Alger, Gene Bartlett, Jr., Raymond C. Becker, Marland L. Brassfield, 
Walter M. Brown, Rodney D. Curtis, Troy S. David, Norman J. Day, John 
M. Doney, Dale Fields, Billy R. Jeffries, Brian E. Monaghan, Roberto G. 
Serna, Robert V. Sloan, Raymond C. Smith, Gary N. Wilson, and William 
B. Wilson.
    Under 49 U.S.C. 31315 and 31136(e), FMCSA may grant an exemption 
for a 2-year period if it finds ``such exemption would likely achieve a 
level of safety that is equivalent to, or greater than, the level that 
would be achieved absent such exemption.'' The statute also allows the 
Agency to renew exemptions at the end of the 2-year period. 
Accordingly, FMCSA has evaluated the 17 applications on their merits 
and made a determination to grant exemptions to all of them. The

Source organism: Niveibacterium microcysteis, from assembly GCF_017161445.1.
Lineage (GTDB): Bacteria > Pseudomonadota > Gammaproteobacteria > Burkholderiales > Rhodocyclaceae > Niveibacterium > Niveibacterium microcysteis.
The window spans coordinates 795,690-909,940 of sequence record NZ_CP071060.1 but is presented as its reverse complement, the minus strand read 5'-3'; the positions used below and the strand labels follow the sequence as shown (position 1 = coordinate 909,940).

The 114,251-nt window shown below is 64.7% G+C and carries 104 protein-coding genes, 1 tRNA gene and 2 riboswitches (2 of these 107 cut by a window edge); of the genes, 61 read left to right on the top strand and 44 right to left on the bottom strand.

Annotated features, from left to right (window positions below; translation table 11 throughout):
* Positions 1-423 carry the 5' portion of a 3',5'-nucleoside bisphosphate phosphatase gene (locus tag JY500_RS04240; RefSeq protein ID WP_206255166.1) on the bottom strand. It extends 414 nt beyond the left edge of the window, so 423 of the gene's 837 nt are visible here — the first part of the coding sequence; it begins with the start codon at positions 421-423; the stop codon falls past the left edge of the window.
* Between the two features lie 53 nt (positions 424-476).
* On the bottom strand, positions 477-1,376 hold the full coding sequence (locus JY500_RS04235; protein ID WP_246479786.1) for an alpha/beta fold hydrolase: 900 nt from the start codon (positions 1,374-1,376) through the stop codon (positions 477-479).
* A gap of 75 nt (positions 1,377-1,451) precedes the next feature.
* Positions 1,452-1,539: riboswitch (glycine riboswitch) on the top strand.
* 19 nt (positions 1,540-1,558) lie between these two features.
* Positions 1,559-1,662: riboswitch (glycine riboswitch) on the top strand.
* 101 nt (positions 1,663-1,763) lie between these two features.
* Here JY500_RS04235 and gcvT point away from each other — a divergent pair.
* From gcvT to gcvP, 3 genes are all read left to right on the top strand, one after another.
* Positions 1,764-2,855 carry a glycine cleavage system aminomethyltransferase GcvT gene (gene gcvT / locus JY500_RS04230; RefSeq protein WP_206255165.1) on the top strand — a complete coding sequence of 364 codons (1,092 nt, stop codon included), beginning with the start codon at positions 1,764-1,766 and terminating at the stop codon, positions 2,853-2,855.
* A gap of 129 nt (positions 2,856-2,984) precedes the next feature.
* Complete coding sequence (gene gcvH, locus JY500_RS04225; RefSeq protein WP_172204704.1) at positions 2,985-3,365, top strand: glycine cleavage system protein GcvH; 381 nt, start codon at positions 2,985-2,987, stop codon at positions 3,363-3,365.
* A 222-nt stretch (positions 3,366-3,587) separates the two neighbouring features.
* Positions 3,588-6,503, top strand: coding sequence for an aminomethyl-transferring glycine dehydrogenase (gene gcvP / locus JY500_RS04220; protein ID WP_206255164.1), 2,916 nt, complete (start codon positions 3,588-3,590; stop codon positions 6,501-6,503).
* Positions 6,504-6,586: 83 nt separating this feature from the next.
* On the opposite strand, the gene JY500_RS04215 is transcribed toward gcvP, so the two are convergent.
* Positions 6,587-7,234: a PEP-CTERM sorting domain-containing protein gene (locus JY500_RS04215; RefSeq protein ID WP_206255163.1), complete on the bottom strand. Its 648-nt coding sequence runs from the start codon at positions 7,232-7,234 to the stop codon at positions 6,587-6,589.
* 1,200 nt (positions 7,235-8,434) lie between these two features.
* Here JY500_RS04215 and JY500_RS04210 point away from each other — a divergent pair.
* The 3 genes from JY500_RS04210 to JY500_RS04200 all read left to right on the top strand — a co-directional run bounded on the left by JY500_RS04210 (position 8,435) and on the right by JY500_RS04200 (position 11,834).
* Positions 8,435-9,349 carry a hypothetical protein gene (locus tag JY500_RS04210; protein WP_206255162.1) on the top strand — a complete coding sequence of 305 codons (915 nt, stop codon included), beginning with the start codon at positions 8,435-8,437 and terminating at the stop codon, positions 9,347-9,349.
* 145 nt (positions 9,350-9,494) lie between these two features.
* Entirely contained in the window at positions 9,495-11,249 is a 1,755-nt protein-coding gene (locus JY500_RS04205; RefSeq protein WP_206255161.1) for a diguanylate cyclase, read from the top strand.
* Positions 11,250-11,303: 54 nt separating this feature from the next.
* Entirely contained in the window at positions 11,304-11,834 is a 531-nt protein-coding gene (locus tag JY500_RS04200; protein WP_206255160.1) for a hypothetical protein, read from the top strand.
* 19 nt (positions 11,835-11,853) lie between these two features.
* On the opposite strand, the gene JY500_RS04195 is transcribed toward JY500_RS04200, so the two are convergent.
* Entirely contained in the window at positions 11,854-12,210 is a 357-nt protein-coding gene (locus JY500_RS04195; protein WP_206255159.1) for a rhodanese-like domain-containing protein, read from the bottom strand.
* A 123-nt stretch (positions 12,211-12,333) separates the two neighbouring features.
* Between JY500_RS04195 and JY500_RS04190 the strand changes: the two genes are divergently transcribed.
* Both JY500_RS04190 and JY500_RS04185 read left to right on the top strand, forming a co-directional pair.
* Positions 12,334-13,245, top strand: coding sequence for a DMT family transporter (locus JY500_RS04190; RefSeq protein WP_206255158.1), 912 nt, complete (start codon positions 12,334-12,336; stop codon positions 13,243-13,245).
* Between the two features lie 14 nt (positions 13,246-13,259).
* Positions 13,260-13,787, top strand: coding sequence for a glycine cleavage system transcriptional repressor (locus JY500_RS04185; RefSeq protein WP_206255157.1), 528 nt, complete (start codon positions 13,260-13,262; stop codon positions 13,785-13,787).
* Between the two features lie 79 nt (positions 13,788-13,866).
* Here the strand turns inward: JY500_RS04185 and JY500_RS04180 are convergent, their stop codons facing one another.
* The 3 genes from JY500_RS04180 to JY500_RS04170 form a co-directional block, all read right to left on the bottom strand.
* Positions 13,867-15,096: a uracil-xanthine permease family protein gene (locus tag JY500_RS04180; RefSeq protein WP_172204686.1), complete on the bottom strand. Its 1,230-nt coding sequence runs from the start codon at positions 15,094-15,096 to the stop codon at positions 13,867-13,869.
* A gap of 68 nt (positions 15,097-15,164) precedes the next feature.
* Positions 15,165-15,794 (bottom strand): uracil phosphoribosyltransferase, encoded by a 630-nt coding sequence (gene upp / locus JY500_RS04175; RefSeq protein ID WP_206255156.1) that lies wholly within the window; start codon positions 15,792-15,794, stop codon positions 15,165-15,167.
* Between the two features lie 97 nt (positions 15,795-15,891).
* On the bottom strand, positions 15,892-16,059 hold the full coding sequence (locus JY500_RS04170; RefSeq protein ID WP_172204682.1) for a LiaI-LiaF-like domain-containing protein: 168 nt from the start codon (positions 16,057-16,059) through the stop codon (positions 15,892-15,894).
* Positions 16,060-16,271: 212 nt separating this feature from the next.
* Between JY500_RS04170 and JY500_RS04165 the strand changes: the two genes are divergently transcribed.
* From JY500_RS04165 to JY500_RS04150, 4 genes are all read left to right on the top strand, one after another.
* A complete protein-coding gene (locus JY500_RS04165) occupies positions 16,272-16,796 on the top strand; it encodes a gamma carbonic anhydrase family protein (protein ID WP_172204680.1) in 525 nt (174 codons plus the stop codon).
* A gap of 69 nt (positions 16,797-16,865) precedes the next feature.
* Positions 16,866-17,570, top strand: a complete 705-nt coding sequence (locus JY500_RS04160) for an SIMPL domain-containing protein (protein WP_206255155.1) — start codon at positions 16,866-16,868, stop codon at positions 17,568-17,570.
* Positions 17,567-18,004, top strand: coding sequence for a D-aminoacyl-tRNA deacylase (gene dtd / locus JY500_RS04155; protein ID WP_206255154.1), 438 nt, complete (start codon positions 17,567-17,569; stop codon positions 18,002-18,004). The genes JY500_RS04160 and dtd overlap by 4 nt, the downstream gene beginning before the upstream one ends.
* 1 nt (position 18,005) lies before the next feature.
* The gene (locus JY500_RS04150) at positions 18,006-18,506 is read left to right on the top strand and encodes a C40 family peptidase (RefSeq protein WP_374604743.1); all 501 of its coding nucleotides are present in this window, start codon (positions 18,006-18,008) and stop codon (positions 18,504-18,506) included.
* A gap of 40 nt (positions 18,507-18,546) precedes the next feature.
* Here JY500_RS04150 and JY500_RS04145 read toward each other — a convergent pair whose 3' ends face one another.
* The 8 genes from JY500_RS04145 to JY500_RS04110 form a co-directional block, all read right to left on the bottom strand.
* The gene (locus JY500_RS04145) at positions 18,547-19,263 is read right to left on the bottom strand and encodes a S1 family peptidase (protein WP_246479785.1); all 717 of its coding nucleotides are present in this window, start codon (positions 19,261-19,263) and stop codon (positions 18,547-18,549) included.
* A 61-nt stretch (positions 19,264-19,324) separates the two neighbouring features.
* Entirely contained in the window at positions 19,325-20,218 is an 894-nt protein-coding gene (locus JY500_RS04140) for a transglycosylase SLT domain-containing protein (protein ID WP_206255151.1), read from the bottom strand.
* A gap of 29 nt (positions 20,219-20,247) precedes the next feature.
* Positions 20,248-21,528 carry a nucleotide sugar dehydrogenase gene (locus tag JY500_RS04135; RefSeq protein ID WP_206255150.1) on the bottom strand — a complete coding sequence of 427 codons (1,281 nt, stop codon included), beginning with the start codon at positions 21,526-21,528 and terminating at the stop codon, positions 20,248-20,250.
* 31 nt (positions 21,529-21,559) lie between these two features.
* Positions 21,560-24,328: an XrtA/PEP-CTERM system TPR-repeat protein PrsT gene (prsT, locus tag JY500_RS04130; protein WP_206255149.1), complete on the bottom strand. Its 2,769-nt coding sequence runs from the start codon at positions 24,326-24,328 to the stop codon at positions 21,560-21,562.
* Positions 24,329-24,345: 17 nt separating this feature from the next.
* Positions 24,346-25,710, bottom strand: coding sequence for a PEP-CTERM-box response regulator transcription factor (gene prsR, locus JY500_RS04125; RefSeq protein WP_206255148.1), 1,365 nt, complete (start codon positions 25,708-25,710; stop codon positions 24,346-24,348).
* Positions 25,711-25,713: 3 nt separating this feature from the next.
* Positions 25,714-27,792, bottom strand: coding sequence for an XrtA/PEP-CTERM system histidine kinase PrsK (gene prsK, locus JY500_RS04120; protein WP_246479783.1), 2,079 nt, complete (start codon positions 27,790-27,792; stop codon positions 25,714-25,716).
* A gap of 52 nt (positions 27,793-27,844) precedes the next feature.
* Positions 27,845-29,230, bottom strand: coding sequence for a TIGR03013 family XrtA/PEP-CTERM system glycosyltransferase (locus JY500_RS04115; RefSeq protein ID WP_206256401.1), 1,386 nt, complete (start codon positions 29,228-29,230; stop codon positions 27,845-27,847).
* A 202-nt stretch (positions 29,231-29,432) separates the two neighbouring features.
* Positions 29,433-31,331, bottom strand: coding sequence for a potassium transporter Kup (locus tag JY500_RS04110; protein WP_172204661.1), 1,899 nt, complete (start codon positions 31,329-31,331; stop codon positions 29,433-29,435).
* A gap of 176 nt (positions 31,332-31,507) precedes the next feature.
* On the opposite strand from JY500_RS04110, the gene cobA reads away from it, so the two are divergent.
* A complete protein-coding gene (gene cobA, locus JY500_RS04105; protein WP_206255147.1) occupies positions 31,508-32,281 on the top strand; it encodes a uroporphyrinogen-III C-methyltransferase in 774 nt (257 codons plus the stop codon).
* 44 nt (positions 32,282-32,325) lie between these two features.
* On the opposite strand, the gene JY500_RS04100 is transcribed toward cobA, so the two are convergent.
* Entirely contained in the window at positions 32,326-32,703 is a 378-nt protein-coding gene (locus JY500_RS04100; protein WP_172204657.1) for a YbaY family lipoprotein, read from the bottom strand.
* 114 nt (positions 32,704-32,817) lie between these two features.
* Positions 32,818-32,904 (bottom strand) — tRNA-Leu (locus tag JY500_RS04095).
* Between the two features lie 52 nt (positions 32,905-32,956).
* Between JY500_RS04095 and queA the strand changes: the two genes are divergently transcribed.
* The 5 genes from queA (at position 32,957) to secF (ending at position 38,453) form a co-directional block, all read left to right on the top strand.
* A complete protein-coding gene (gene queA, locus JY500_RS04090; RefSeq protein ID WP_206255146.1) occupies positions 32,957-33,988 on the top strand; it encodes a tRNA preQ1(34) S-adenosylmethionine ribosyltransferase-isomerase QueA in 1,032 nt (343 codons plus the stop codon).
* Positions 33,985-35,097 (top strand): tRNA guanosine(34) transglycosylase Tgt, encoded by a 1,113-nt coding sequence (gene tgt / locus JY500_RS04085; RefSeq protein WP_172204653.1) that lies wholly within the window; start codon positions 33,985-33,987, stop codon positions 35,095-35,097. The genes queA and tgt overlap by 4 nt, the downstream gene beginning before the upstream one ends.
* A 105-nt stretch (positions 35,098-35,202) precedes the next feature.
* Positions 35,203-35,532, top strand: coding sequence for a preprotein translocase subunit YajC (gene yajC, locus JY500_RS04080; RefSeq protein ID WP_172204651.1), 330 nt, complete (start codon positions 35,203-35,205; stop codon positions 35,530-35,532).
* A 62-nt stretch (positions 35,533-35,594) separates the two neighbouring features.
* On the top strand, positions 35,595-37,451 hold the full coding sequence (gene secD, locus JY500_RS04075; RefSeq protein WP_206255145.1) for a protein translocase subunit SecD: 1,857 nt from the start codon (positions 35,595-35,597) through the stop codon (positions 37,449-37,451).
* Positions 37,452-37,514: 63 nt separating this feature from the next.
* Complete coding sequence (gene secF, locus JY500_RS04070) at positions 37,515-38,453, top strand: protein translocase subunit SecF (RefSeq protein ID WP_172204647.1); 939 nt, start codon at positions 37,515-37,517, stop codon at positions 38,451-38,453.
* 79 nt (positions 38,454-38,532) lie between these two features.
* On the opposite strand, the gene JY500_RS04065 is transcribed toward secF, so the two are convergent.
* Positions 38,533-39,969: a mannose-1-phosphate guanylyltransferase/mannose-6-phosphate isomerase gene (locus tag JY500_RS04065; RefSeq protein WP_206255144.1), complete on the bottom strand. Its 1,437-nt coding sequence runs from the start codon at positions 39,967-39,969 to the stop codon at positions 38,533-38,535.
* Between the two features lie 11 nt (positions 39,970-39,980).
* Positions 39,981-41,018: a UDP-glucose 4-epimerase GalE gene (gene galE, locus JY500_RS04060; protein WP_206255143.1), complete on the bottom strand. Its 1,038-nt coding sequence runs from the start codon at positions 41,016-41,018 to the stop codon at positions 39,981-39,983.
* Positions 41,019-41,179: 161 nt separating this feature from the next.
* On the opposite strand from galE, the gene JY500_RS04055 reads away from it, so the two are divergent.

comment period closed on February 24, 2006. Two comments were received, 
and fully considered by FMCSA in reaching the final decision to grant 
the exemptions.

Vision and Driving Experience of the Applicants

    The vision requirement in the FMCSR provides:
    A person is physically qualified to drive a commercial motor 
vehicle if that person has distant visual acuity of at least 20/40 
(Snellen) in each eye without corrective lenses or visual acuity 
separately corrected to 20/40 (Snellen) or better with corrective 
lenses, distant binocular acuity of a least 20/40 (Snellen) in both 
eyes with or without corrective lenses, field of vision of at least 
70[deg] in the horizontal meridian in each eye, and the ability to 
recognize the colors of traffic signals and devices showing standard 
red, green, and amber (49 CFR 391.41(b)(10)).
    Since 1992, the Agency has undertaken studies to determine if this 
vision standard should be amended. The final report from our medical 
panel recommends changing the field of vision standard from 70 to 120